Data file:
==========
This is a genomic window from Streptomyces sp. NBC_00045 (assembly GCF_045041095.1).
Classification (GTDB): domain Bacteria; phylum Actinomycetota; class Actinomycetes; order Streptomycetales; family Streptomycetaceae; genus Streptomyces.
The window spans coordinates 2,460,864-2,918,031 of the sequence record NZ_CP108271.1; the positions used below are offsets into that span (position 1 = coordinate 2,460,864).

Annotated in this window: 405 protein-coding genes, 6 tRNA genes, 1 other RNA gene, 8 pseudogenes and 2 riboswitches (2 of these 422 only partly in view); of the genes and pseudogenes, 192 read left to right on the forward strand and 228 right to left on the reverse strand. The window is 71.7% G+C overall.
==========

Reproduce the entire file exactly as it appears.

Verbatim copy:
This is a genomic window from Streptomyces sp. NBC_00045 (assembly GCF_045041095.1).
Classification (GTDB): domain Bacteria; phylum Actinomycetota; class Actinomycetes; order Streptomycetales; family Streptomycetaceae; genus Streptomyces.
The window spans coordinates 2,460,864-2,918,031 of the sequence record NZ_CP108271.1; the positions used below are offsets into that span (position 1 = coordinate 2,460,864).

Annotated in this window: 405 protein-coding genes, 6 tRNA genes, 1 other RNA gene, 8 pseudogenes and 2 riboswitches (2 of these 422 only partly in view); of the genes and pseudogenes, 192 read left to right on the forward strand and 228 right to left on the reverse strand. The window is 71.7% G+C overall.